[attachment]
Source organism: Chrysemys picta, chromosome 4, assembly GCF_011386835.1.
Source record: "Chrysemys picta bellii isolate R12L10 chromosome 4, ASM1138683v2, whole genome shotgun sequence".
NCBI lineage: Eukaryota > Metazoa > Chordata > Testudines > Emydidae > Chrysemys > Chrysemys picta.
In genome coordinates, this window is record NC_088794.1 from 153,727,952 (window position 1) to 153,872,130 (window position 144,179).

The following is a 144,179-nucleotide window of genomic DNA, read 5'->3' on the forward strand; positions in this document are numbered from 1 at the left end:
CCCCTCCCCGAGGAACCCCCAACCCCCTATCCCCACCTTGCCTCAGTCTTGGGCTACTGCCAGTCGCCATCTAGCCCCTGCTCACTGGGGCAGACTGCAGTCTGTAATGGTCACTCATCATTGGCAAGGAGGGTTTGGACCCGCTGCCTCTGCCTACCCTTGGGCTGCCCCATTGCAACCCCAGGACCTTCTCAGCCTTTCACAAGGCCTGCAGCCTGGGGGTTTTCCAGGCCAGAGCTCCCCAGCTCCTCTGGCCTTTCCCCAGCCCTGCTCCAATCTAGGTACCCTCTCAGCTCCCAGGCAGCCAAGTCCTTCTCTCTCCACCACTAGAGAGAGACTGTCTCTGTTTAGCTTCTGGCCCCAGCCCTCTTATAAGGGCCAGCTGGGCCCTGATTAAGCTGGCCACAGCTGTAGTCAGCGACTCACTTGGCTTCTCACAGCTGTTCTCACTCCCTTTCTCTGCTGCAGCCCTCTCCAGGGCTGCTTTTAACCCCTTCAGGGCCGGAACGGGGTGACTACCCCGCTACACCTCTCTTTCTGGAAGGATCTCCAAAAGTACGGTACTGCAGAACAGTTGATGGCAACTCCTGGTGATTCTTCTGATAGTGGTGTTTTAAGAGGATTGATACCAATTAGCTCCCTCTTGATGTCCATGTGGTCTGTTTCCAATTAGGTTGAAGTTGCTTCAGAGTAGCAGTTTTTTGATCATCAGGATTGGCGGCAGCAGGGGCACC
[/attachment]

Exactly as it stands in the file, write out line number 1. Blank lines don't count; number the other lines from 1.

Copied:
Source organism: Chrysemys picta, chromosome 4, assembly GCF_011386835.1.